What Makes a House Eco Friendly?

The green movement is catching on and catching well! Singles, couples, and families are increasingly being aware of the importance of maintaining an eco-friendly home for themselves and, in the process, aiding society’s efforts toward eco-friendly communities.

What makes for an eco-friendly house? Let’s just say that it is the people in the house that make it an eco-friendly place because of their commitment to adopting the right lifestyle habits, such as reusing, recycling and re-purposing as well as in effective and efficient use of resources including energy.

Here are a few tips that can make your house eco-friendly, too. Keep in mind that it is your role and responsibility to adopt these lifestyle habits not only for Mother Earth but for present and future generations as well.

#1 Turn Off the Lights

Did you know that as much as 20% of your home’s energy consumption come from light bulbs? So, when you turn off the lights in empty rooms or turn off unnecessary lights even in a room with people, then you can save on energy costs and make your home an eco-friendly place.

#2 Replace Incandescent Lights

Did you also know that approximately 90% of the power used by incandescent light bulbs is wasted as heat? So, when incandescent light bulbs are replaced by more energy-efficient lights, such as GU10 LED bulbs, substantial savings in energy consumption can be enjoyed.

#3 Adopt the Three Rs

Reduce, recycle, and reuse - these are the three Rs of resource conservation that advocates of the green movement encourage households to adopt as part of their daily lives. These principles can be adopted into practice in so many ways including but not limited to:

• Reducing your consumption of goods since the best waste management system is the avoidance of its production. Make careful purchasing decisions that involve less purchases, such as buying products in bulk, avoiding over-packaged and disposable goods, and buying durable goods.

• Reusing makes good social, financial and environmental sense although it will take a certain measure of creativity. For example, harvesting and reusing rainwater for household use (i.e., not for drinking) means using a natural resource while also saving on the water bill. Other examples include reusing products in different ways, selling old yet still usable items, and reusing products for similar purposes.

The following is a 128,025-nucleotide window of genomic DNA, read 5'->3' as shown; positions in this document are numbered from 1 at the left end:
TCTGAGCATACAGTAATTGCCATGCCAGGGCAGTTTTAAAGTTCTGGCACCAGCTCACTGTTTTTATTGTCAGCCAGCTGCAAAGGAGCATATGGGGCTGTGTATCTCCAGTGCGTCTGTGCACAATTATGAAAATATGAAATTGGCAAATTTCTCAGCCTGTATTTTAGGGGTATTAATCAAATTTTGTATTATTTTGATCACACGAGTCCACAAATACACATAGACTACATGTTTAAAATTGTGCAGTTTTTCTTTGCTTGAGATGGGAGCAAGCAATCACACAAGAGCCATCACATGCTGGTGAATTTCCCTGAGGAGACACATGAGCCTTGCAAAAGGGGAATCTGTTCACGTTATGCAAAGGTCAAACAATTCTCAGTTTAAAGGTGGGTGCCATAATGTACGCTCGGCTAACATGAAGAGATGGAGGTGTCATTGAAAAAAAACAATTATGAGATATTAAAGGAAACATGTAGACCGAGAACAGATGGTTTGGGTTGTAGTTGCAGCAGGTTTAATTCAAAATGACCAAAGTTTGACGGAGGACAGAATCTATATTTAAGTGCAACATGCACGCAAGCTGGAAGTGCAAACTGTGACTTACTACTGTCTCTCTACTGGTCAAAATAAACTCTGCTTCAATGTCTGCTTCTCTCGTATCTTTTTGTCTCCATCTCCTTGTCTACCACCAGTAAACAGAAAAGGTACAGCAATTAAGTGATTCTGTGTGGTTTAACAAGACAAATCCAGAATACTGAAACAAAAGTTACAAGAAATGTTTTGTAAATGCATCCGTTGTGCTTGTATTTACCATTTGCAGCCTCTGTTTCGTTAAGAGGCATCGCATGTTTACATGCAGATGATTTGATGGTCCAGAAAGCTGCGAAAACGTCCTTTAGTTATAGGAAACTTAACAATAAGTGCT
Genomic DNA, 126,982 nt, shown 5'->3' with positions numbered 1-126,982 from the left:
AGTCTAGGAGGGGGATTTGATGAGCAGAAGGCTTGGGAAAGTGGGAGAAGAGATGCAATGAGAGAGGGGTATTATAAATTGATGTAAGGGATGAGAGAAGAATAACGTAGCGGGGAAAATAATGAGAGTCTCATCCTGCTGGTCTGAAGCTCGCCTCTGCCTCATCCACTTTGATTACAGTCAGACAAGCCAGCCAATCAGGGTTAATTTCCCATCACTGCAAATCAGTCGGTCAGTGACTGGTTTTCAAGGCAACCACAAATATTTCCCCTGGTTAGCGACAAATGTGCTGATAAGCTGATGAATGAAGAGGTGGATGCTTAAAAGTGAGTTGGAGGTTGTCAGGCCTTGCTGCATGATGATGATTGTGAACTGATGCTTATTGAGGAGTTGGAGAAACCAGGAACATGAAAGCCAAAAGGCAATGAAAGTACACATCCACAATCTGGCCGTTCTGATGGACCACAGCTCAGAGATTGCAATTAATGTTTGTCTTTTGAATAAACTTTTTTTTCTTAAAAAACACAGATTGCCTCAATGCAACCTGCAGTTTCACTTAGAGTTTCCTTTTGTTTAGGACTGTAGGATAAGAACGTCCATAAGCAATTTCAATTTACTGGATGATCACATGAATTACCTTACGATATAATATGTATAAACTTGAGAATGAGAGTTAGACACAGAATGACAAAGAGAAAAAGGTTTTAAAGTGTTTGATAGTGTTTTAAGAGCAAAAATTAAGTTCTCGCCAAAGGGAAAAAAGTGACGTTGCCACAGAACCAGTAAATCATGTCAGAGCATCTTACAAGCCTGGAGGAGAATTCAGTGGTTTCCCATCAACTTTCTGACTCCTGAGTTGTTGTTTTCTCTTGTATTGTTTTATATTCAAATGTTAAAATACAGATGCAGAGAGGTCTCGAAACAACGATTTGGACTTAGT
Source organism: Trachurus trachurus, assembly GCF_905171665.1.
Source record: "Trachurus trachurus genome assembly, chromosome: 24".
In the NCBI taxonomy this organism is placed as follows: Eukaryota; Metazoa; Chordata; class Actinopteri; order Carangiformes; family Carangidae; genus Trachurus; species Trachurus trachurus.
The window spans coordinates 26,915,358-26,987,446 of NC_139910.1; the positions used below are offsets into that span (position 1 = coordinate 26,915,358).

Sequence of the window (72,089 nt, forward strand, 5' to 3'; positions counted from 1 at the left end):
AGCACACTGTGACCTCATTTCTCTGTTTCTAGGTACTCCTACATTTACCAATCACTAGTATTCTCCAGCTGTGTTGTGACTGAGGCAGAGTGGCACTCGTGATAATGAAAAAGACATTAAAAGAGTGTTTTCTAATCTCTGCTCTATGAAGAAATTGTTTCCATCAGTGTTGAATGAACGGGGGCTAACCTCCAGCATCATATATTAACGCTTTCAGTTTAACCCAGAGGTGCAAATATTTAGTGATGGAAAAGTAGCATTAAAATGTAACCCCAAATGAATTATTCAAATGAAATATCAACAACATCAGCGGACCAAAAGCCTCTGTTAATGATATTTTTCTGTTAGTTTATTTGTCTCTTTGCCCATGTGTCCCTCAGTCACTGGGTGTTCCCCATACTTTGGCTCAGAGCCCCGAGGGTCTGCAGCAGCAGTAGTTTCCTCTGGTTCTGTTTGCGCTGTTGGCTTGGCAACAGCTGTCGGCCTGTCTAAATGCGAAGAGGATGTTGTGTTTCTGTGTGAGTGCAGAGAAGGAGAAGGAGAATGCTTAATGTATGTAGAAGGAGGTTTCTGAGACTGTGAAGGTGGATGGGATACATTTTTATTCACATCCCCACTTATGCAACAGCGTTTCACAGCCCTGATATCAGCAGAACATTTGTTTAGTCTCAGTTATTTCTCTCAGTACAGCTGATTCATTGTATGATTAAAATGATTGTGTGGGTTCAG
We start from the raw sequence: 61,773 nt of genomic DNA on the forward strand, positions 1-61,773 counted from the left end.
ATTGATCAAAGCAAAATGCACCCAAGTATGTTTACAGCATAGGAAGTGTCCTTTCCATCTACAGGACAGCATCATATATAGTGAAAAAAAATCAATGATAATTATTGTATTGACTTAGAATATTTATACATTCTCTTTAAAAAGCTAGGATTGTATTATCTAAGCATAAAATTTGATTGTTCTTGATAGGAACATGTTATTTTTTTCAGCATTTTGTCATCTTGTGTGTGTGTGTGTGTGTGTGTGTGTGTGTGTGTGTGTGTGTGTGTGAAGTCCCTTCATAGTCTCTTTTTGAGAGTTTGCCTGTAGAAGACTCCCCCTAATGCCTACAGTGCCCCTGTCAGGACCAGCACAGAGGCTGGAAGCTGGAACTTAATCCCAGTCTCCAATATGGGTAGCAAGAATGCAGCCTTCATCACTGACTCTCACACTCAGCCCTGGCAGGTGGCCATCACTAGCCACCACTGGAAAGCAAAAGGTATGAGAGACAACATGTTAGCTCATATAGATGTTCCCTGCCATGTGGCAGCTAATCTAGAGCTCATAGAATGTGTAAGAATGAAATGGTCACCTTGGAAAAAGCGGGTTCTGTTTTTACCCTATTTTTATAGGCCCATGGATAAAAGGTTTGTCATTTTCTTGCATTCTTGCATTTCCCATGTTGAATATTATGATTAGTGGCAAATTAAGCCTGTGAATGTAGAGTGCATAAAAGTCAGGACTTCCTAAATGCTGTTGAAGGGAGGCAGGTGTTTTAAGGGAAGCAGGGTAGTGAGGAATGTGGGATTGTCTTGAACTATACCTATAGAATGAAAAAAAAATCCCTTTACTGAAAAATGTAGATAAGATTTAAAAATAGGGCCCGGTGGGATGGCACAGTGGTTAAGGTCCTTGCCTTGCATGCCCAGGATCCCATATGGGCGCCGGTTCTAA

• Recycling means using old materials to make new things. These can include recycling scrap materials to re-purpose them, buying recycled products, and selling old materials to recycling centers.

Of course, adopting the three Rs will require conscious and concerted efforts from every member of the house – yes, even a toddler can be taught to recycle – but it is possible. Start by acquiring the information necessary to begin your project and then adopting the practices, one step at a time, until these have become habits.

#4 Use Energy-efficient Appliances

In the United States, the Energy Star rating is the gold standard in home appliances so check the ratings for whatever appliance you want to buy. Make your comparisons according to your actual needs instead of using appliances as a weapon in a keeping-up-with-the-Joneses game.

But if you have no plans yet or you have no budget for new energy-efficient appliances, then it makes sense to adopt energy-efficient habits on your old appliances.

• Use the sleep and hibernate modes on computers, televisions, and other applicable appliances when these are not in use. Better yet, just unplug them.

• Take control of the indoor temperature. Set the thermostat to 68° or less (daytime) and 55° (nighttime) in winter; in summer, set it to 78° or more.

• Check the seal on oven doors and avoiding opening the door one too many times to check on the food. Use the microwave, not the oven, when reheating small batches of food.

• Wash only full loads on the dishwasher. For small batches, wash by hand.

These are just a few tips but these are a great start!

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